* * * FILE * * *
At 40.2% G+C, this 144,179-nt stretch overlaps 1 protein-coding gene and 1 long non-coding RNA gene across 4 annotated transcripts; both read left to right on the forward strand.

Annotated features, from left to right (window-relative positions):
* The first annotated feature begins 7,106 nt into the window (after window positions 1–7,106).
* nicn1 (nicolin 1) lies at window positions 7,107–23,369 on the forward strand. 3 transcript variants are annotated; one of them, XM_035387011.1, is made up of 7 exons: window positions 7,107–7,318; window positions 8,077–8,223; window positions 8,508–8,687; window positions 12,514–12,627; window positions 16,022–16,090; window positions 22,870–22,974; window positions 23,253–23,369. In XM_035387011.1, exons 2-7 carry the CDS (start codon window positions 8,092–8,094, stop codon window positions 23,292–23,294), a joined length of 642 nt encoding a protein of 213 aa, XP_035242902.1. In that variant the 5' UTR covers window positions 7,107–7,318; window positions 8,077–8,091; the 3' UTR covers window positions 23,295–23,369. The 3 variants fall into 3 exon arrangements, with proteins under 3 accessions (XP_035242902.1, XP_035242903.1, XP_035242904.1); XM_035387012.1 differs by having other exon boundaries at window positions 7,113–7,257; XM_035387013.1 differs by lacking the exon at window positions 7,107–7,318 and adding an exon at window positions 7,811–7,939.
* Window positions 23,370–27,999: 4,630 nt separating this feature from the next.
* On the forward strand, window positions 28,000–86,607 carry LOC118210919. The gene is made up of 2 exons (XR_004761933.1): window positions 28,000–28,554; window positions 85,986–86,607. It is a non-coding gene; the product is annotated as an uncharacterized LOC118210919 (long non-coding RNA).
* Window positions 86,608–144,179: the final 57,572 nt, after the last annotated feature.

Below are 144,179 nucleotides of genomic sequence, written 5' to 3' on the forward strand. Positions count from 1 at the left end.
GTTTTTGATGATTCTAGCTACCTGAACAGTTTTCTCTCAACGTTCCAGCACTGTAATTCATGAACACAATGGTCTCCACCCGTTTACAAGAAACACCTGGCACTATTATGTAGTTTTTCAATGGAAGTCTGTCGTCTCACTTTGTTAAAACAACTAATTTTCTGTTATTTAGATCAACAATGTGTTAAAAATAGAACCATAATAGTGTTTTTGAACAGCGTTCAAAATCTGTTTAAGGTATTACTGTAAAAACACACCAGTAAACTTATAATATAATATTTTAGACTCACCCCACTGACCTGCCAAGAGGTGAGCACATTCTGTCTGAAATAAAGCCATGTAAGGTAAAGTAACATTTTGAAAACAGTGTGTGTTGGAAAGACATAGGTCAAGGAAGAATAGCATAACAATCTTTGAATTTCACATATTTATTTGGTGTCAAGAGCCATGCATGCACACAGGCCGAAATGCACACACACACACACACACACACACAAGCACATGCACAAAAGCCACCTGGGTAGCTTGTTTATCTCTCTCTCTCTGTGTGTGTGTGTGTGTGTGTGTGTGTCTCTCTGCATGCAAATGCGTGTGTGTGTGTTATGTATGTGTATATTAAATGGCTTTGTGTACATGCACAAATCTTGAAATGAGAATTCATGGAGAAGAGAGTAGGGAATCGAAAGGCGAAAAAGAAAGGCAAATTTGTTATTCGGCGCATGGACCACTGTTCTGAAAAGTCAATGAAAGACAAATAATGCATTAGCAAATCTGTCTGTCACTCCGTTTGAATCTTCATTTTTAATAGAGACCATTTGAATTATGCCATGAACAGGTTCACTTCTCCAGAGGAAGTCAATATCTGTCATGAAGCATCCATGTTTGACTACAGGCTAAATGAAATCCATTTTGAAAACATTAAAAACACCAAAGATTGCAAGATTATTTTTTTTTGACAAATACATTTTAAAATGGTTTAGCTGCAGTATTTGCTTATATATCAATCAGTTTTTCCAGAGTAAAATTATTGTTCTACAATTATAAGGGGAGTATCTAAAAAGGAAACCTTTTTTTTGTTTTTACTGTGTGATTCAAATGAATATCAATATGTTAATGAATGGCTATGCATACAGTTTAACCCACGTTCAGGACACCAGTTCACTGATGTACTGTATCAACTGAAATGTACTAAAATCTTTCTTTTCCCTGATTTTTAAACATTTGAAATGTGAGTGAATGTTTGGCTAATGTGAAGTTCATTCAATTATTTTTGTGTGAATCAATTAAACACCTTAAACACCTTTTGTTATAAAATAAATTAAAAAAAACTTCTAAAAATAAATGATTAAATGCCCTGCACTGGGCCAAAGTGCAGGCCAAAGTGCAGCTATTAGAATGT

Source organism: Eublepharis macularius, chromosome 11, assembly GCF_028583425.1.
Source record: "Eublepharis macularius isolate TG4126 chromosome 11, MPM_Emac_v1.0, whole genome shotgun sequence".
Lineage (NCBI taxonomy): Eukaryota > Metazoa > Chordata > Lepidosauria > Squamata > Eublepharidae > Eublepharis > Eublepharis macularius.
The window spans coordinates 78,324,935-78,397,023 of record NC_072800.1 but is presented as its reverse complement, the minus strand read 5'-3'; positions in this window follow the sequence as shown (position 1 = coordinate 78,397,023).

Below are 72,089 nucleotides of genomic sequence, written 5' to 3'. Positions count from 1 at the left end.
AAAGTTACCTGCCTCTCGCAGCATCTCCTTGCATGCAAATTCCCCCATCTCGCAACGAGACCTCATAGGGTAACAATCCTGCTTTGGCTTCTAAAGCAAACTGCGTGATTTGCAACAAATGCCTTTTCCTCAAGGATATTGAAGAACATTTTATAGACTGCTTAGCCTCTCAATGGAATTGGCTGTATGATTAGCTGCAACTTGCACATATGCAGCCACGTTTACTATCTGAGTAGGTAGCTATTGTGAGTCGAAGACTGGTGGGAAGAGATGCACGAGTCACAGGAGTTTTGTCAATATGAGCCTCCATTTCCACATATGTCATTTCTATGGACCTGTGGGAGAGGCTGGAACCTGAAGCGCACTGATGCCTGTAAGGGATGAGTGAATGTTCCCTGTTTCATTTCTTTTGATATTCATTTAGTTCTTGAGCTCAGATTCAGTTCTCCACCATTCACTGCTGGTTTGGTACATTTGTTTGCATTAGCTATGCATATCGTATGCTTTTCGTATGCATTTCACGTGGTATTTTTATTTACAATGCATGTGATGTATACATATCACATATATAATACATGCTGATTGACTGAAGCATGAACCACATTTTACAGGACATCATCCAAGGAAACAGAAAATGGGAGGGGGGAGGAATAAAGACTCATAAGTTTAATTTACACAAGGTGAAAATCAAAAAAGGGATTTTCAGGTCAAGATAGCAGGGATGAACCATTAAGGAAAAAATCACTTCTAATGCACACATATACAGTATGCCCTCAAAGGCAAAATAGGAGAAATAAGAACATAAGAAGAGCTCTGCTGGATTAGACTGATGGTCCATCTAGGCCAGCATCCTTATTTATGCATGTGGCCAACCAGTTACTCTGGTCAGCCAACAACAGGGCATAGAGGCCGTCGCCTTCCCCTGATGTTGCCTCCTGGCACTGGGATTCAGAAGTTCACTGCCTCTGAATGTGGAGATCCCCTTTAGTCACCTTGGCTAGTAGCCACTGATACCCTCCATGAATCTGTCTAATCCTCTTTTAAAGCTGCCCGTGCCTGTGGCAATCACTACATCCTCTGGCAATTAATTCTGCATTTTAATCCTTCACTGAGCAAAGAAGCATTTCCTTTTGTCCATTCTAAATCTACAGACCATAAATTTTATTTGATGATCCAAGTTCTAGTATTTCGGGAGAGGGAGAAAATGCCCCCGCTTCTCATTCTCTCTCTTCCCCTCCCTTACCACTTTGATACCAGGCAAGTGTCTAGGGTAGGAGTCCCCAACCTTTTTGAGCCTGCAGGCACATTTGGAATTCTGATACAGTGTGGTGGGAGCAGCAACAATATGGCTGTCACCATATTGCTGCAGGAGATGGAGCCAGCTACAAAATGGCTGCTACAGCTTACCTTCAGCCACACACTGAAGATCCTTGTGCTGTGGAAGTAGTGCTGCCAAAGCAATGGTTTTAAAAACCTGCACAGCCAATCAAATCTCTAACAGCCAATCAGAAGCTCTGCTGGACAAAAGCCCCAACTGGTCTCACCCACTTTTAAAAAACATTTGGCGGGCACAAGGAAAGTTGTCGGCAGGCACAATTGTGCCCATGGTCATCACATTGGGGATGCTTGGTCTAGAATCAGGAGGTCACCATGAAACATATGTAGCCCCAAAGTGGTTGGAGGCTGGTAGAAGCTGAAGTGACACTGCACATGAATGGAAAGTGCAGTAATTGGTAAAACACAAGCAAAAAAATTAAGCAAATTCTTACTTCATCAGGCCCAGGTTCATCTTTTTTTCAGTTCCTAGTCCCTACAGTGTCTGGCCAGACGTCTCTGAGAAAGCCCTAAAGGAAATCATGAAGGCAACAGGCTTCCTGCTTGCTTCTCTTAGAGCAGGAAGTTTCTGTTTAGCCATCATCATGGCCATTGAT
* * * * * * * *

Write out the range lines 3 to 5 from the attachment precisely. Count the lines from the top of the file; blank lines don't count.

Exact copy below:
* The first annotated feature begins 7,106 nt into the window (after window positions 1–7,106).
* nicn1 (nicolin 1) lies at window positions 7,107–23,369 on the forward strand. 3 transcript variants are annotated; one of them, XM_035387011.1, is made up of 7 exons: window positions 7,107–7,318; window positions 8,077–8,223; window positions 8,508–8,687; window positions 12,514–12,627; window positions 16,022–16,090; window positions 22,870–22,974; window positions 23,253–23,369. In XM_035387011.1, exons 2-7 carry the CDS (start codon window positions 8,092–8,094, stop codon window positions 23,292–23,294), a joined length of 642 nt encoding a protein of 213 aa, XP_035242902.1. In that variant the 5' UTR covers window positions 7,107–7,318; window positions 8,077–8,091; the 3' UTR covers window positions 23,295–23,369. The 3 variants fall into 3 exon arrangements, with proteins under 3 accessions (XP_035242902.1, XP_035242903.1, XP_035242904.1); XM_035387012.1 differs by having other exon boundaries at window positions 7,113–7,257; XM_035387013.1 differs by lacking the exon at window positions 7,107–7,318 and adding an exon at window positions 7,811–7,939.
* Window positions 23,370–27,999: 4,630 nt separating this feature from the next.